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(SACRAMENTO) – Attorney General Bill Lockyer today released a report that shows the average charity in 2003 received just over 40 percent of the revenue raised in donation campaigns run by commercial fundraisers, with roughly one-quarter of the campaigns netting nonprofits 15 percent or less.
“Charities need to carefully assess whether employing commercial fundraisers is the wisest, best way to raise money for valuable programs that serve our communities,” said Lockyer. “The average nonprofit’s receipts from these campaigns improved slightly in 2003. Unfortunately, the numbers show that too many charities receive too few dollars from too many commercial fundraising efforts.”
The Attorney General’s “Summary of Results of Charitable Solicitation by Commercial Fundraisers,” and a supplemental solicitation report on thrift store and vehicle donation programs, are available online at www.ag.ca.gov/charities . The Attorney General’s Office today also published a new booklet on charitable solicitation that provides donors tips on how to make informed contribution decisions. The guide is available online at www.ag.ca.gov/charities . In addition, Lockyer on July 27 will post at the same web site address an updated “Guide for Charities.” This document provides information on how to form and operate nonprofits, and about state and federal laws that govern nonprofits and solicitation.
Both the number of commercial fundraising campaigns and total revenue they produced increased in 2003 compared to 2002, according to the annual solicitation summary. In 2003, 605 campaigns grossed $233.17 million, up from the $211.30 million raised by 573 campaigns in 2002. The total net proceeds to charities, however, declined as a percentage of gross revenue. In 2003, charities received $100.02 million of the $233.17 million, or 42.9 percent. In 2002, by comparison, charities netted 46.7 percent, or $98.79 million of the $211.30 million raised.
The average commercial fundraising campaign in 2003 provided the charity 41.02 percent of total revenue, according to the summary. This 2003 number represented a fairly significant improvement over the 2002 figure of 38.14 percent.
To avoid distortion by a few campaigns, the average percent to charity is calculated by taking the percentage of contributions returned to the charity for each campaign, adding the individual percentages together, then dividing that figure by the total number of campaigns.
While the 2003 summary of results shows the average commercial fundraising campaign raised more for charities, the report also contains less heartening numbers. In 2003, charities received 15 percent or less of the total revenue from 146 of the 605 campaigns, or 24.1 percent. The percentage of low-yielding campaigns remained virtually unchanged from 2002, when 24.4 percent (140) of the 573 campaigns netted the charity 15 percent or less.
Further, only 223 of the 2003 campaigns, or 36.8 percent, provided more than 50 percent of the revenue to the charity. That’s less than a one percentage point increase from 2002, when 206 of the 573 campaigns, or 35.9 percent, netted the charity more than half the revenue. Lockyer said he had hoped for more improvement in this number, noting that the 35.9 percent figure in 2002 represented an 11.6 percentage-point jump over 2001.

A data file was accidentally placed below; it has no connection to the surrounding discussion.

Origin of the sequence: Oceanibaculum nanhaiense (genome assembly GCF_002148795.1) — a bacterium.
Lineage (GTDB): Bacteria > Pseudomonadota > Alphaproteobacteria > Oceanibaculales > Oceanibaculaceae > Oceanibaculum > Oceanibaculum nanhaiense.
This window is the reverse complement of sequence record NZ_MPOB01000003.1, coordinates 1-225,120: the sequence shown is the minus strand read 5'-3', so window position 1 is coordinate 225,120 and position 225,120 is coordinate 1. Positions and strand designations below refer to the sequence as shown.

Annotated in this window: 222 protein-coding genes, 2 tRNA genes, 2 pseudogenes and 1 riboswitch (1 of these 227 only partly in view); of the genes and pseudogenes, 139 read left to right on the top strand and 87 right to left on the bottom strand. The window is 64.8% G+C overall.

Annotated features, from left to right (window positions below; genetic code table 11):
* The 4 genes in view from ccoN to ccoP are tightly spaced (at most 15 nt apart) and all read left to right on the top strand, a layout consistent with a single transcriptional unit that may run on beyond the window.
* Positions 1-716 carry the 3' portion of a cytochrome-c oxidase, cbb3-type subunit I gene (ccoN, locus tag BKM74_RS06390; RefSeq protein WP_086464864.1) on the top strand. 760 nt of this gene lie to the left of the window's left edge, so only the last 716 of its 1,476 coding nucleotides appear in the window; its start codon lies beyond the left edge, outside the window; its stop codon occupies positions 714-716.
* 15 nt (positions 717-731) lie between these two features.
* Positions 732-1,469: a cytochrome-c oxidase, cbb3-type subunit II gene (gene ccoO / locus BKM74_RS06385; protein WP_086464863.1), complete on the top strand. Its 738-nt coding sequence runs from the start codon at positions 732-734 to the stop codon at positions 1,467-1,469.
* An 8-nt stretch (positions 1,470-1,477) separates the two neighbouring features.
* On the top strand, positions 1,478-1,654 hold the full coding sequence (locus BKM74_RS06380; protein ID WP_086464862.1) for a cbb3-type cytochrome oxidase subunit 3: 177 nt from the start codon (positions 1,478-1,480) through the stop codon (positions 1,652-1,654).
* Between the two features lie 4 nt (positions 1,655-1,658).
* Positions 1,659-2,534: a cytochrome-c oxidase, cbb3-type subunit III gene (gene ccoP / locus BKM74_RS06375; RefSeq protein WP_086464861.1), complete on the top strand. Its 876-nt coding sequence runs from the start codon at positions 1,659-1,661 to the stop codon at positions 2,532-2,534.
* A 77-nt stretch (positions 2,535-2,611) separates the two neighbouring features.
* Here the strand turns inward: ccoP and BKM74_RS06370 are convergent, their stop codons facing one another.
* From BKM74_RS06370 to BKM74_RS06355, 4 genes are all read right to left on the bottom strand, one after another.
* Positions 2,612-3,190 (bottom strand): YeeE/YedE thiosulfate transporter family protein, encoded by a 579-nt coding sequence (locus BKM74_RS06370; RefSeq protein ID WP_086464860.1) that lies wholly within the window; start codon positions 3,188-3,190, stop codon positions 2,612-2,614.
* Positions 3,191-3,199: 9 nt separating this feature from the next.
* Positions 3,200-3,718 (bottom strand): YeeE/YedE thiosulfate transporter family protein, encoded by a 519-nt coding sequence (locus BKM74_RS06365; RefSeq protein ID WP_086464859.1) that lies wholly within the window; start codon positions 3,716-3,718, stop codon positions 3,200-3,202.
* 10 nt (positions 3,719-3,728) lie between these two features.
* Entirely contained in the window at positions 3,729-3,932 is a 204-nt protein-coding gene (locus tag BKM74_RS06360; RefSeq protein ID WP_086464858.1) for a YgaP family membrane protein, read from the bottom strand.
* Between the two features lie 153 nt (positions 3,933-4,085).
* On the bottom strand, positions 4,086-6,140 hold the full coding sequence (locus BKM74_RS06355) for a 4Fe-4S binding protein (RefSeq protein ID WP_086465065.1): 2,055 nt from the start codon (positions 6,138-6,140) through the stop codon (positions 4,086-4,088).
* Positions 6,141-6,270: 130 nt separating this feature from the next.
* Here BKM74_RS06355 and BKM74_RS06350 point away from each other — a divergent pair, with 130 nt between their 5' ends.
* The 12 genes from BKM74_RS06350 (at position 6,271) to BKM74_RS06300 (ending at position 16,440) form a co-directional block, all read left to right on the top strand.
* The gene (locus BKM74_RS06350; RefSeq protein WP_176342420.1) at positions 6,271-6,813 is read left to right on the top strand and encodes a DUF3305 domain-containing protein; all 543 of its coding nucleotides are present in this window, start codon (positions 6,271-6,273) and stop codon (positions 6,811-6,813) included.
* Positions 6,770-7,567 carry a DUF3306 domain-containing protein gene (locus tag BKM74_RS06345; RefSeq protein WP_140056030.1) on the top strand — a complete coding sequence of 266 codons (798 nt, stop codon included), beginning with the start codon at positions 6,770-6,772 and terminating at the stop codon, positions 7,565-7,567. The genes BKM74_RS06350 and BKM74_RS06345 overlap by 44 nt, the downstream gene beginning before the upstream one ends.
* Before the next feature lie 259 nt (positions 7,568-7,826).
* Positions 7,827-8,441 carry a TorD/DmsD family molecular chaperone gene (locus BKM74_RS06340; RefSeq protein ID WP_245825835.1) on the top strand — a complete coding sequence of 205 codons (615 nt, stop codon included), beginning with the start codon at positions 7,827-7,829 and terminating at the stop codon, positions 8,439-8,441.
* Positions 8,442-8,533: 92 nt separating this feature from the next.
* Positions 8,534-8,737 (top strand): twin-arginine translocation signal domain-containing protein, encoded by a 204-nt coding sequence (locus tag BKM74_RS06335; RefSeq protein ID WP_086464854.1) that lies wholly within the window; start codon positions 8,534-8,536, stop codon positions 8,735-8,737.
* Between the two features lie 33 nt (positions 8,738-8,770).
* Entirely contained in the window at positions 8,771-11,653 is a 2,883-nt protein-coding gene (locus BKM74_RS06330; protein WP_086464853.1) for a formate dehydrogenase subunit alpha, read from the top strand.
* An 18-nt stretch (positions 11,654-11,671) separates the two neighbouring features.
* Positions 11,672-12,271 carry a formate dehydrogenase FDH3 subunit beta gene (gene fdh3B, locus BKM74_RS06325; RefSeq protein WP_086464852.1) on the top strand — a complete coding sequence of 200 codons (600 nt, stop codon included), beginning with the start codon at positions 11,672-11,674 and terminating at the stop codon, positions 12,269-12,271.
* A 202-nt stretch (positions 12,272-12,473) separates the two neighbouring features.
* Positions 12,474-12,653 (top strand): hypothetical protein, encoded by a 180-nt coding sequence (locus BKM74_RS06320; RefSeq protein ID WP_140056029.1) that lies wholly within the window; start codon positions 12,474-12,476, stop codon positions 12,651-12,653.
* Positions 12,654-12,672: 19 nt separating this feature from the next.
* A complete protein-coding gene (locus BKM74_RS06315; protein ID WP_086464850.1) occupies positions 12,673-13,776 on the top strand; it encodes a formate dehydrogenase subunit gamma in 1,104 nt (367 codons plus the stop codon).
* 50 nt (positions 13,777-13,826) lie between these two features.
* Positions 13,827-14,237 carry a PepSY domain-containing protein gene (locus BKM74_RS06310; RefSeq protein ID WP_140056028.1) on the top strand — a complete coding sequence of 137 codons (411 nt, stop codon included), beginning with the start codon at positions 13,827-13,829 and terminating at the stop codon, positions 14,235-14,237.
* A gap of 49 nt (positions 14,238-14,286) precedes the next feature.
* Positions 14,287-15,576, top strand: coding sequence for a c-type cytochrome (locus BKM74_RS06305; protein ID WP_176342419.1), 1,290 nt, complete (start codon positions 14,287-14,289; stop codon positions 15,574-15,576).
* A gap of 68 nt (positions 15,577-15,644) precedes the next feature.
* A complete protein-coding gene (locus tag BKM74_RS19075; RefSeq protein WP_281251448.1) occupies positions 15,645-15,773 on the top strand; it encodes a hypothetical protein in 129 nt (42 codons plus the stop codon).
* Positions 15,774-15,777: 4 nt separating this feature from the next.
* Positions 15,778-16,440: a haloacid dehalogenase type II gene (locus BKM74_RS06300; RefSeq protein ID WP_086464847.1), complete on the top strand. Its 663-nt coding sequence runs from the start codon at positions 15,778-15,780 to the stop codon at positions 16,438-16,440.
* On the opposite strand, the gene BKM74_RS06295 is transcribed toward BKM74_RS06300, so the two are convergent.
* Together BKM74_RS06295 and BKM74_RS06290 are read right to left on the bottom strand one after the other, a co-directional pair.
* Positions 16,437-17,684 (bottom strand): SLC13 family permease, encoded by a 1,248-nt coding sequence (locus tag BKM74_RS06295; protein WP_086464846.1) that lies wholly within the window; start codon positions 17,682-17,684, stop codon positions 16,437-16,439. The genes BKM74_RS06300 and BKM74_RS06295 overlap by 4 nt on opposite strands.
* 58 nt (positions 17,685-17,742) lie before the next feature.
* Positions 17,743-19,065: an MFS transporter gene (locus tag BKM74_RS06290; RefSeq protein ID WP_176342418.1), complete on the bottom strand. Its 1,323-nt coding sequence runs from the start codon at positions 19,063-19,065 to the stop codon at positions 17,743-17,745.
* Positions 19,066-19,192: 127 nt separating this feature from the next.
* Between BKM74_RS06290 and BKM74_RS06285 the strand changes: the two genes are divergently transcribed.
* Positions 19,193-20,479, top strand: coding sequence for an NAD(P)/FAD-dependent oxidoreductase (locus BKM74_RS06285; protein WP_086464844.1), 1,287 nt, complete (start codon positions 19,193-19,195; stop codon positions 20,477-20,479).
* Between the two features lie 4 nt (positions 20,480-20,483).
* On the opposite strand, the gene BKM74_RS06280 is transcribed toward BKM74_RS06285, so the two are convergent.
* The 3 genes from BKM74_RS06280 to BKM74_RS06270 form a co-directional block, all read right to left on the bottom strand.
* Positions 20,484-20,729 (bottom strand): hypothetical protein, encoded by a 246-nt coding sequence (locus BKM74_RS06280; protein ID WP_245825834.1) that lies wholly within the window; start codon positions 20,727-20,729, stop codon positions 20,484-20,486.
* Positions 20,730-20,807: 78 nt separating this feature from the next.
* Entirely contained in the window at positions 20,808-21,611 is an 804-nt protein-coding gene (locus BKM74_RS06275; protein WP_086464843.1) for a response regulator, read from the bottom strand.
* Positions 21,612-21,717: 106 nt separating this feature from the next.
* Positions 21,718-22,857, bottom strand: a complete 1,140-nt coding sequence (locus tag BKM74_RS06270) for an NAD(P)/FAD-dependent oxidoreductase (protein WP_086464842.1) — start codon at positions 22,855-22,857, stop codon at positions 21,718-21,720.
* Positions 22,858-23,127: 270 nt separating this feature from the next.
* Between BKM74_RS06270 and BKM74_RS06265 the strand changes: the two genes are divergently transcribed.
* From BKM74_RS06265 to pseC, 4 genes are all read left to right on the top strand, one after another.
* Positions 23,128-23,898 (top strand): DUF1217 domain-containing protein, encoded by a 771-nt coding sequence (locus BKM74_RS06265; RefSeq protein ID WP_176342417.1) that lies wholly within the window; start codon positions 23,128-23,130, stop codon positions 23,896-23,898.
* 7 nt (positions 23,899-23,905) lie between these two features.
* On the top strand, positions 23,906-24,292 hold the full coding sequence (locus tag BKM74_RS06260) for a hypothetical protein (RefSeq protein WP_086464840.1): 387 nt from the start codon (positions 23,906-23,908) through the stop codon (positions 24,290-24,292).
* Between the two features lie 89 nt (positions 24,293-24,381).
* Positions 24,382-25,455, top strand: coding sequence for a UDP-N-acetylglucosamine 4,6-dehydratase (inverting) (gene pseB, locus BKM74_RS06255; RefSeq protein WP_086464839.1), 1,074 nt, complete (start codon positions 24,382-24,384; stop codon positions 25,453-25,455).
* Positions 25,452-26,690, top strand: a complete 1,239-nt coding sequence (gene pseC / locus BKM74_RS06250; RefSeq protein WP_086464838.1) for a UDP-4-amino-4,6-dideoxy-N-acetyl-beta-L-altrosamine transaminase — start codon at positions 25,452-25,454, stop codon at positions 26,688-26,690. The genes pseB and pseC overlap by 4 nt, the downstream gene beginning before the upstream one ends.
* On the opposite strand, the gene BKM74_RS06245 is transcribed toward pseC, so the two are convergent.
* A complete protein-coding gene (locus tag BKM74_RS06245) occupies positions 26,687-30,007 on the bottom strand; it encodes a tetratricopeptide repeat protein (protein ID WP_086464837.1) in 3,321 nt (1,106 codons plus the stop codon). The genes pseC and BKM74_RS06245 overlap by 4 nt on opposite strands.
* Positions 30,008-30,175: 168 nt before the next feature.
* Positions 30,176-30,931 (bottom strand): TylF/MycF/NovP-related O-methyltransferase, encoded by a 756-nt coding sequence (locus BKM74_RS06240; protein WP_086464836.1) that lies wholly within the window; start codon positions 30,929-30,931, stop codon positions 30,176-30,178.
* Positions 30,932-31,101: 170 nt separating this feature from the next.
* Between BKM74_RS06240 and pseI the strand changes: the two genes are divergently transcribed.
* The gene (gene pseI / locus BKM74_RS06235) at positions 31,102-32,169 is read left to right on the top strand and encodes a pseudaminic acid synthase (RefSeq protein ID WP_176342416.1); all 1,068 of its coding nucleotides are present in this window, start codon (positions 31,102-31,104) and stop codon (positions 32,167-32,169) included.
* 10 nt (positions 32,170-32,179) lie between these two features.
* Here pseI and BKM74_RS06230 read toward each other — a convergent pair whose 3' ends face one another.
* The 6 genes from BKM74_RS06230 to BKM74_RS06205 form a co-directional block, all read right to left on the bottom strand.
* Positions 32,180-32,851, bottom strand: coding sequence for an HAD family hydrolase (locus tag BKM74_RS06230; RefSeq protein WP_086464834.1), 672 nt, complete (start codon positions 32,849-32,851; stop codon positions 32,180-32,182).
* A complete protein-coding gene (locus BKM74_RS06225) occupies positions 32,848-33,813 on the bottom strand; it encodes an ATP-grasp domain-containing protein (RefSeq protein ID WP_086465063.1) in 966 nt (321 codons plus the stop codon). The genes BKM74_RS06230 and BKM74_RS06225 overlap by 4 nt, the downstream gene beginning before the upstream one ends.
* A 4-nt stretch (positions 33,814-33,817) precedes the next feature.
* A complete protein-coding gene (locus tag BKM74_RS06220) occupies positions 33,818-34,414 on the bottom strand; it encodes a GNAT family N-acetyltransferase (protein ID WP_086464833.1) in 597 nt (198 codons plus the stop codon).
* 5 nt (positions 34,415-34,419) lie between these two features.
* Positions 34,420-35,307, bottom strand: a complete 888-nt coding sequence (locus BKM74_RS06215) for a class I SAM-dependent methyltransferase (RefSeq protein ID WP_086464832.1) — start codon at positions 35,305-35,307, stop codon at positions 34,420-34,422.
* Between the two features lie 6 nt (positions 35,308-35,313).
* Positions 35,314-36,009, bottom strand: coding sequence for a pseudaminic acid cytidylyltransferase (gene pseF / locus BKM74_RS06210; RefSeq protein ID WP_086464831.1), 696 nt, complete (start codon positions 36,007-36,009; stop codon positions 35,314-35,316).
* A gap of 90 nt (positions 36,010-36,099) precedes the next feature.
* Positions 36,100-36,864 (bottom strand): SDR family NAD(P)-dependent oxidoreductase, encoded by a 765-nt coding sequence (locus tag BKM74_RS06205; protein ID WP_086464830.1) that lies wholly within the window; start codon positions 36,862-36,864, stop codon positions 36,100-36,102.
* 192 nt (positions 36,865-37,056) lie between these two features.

The Better Business Bureau's Wise Giving Alliance recommends that charities net 65 percent of the revenue raised from commercial fundraising campaigns. Of the 605 campaigns in California in 2003, only 148 (less than a quarter) met that standard.
Lockyer today also issued the 2003 “Supplemental Report: Donations of Personal Property,” which details how much charities received from thrift stores that sell donated goods, and from vehicle donation campaigns run by commercial fundraisers.
Vehicle donation campaigns produced $45.54 million in gross revenue in 2003, according to the supplemental report, compared to $45.69 million in 2002. The average vehicle donation campaign in 2003 netted the charity 45.19 percent. That continued a promising trend that saw the average net to charity from vehicle donation campaigns rise almost nine percentage points from 2001 to 2003, from 36.76 percent to 45.19 percent.
For-profit thrift stores that resell goods they purchase from charities at negotiated prices reported total revenue of $74.26 million in 2003, an increase of 184.12 percent from the 2002 figure of $26.14 million. Unfortunately, the average amount paid to charities by these stores declined from 15.69 percent to 13.92 percent of the stores’ total revenue.
Lockyer noted the fundraising reports use information from unedited financial statements filed by charities and fundraisers. The financial statements contain more detailed information about the filers, and can be viewed at the Attorney General’s web site, www.ag.ca.gov/charities . The 2003 statements filed by commercial fundraisers will be available on the web site within weeks. Most of the 91,000 charities registered with the Attorney General’s Office solicit donations directly, and do not use commercial fundraisers.
A comprehensive reform law sponsored by Lockyer, which took effect January 1, 2005, includes provisions to protect charities that deal with for-profit solicitors. The Nonprofit Integrity Act requires commercial fundraisers, within five days of receiving donations, to deposit the funds in a bank account controlled by the charity, or give the money directly to the charity. The Act also requires written contracts between charities and commercial fundraisers for each solicitation campaign, and mandates that the contracts include specific protections and rights for nonprofits.